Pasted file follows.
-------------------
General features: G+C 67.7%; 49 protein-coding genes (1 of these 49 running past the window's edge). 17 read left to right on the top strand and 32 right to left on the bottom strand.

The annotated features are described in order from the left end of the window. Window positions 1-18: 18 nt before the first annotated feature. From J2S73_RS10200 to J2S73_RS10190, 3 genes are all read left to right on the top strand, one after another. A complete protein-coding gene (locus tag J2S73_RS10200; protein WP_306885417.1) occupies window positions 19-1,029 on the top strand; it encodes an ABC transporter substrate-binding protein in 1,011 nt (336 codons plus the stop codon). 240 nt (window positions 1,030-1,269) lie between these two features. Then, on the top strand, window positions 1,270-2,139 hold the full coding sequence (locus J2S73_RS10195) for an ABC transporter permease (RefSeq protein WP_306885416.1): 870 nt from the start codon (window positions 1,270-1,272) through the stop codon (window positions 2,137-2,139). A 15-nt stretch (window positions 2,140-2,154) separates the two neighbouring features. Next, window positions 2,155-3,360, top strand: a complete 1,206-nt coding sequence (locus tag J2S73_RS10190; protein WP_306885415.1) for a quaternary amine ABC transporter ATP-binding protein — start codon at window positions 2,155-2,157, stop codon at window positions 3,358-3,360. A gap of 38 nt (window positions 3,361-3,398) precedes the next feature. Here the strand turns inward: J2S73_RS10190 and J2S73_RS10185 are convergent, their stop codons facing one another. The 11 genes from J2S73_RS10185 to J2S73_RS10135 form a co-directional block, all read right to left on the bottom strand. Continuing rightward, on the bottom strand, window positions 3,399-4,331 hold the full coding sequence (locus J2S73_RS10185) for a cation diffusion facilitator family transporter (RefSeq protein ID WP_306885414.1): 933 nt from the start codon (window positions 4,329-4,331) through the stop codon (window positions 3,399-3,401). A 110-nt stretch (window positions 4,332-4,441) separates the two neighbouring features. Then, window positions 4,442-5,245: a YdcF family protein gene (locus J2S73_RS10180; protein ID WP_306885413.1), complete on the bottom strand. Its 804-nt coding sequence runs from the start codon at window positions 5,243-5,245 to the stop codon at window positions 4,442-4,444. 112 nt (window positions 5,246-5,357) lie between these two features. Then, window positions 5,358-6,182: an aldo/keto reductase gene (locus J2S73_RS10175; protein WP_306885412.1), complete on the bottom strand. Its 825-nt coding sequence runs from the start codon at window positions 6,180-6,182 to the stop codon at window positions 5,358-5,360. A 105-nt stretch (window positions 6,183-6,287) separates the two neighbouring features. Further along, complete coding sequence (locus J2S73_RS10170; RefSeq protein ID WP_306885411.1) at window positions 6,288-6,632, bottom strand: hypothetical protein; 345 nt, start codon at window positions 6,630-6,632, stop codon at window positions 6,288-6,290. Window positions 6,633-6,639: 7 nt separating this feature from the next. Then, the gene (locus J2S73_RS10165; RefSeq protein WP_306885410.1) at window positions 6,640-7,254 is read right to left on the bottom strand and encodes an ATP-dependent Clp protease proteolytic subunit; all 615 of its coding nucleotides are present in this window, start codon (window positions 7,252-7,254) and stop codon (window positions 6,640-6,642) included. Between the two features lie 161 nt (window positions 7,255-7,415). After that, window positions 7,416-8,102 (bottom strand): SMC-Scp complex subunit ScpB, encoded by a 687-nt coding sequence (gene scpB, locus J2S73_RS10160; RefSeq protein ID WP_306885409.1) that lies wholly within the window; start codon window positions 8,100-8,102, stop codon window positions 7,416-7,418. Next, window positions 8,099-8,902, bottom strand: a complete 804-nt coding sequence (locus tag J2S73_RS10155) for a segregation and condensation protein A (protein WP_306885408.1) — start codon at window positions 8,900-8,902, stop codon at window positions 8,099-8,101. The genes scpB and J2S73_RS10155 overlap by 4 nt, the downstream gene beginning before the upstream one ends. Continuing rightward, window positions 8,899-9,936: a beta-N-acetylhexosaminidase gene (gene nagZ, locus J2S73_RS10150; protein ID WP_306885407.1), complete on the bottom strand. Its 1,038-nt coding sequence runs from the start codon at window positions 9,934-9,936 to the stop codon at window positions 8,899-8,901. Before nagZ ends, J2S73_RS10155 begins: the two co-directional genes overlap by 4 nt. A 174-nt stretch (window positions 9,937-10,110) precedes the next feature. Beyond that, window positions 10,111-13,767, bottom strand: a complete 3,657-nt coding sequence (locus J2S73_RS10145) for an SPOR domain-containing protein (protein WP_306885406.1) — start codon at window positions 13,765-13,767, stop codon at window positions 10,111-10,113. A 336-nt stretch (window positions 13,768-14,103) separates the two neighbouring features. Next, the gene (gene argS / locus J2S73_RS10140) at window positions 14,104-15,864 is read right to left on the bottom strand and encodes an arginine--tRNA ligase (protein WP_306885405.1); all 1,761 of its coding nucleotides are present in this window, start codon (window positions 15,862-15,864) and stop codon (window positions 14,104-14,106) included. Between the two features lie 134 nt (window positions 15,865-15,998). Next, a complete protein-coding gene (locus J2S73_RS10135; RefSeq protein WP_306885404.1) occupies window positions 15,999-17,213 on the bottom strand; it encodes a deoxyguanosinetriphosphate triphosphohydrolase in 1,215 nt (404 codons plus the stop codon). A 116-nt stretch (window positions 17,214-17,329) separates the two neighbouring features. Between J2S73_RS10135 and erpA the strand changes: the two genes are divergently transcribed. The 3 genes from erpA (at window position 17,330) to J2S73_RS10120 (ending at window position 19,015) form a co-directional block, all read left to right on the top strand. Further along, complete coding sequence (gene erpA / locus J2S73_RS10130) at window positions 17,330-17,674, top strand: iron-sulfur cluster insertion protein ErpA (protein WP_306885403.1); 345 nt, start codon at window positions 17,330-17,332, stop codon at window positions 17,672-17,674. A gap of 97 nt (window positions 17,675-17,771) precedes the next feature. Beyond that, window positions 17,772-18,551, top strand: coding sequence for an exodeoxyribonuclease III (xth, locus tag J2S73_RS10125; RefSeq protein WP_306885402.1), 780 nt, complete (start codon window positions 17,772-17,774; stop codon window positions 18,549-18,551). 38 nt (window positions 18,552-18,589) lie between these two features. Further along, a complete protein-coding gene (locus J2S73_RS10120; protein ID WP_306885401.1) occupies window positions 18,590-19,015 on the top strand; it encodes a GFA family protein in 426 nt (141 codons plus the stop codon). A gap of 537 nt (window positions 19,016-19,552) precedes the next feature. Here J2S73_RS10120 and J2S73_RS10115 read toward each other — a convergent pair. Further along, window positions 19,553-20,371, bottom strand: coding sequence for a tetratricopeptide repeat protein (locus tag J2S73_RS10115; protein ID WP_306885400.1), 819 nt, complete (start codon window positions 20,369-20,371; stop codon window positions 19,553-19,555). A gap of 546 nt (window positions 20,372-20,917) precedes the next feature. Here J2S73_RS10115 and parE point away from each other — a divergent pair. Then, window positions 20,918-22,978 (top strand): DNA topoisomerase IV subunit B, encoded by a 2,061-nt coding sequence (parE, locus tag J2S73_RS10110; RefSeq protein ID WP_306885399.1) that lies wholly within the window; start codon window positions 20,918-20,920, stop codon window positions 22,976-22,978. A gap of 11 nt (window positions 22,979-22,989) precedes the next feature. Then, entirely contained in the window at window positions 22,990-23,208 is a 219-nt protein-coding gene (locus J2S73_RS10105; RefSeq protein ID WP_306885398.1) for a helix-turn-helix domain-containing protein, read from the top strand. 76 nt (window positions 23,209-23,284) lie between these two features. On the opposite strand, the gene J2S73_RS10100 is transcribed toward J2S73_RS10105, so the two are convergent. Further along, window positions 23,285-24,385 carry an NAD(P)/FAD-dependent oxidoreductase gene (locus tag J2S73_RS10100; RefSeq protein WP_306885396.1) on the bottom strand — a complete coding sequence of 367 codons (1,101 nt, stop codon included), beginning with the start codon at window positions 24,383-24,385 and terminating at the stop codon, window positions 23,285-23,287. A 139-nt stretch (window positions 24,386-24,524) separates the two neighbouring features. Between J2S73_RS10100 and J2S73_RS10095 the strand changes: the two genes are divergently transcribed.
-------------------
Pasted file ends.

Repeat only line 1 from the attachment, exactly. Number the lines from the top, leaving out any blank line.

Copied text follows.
General features: G+C 67.7%; 49 protein-coding genes (1 of these 49 running past the window's edge). 17 read left to right on the top strand and 32 right to left on the bottom strand.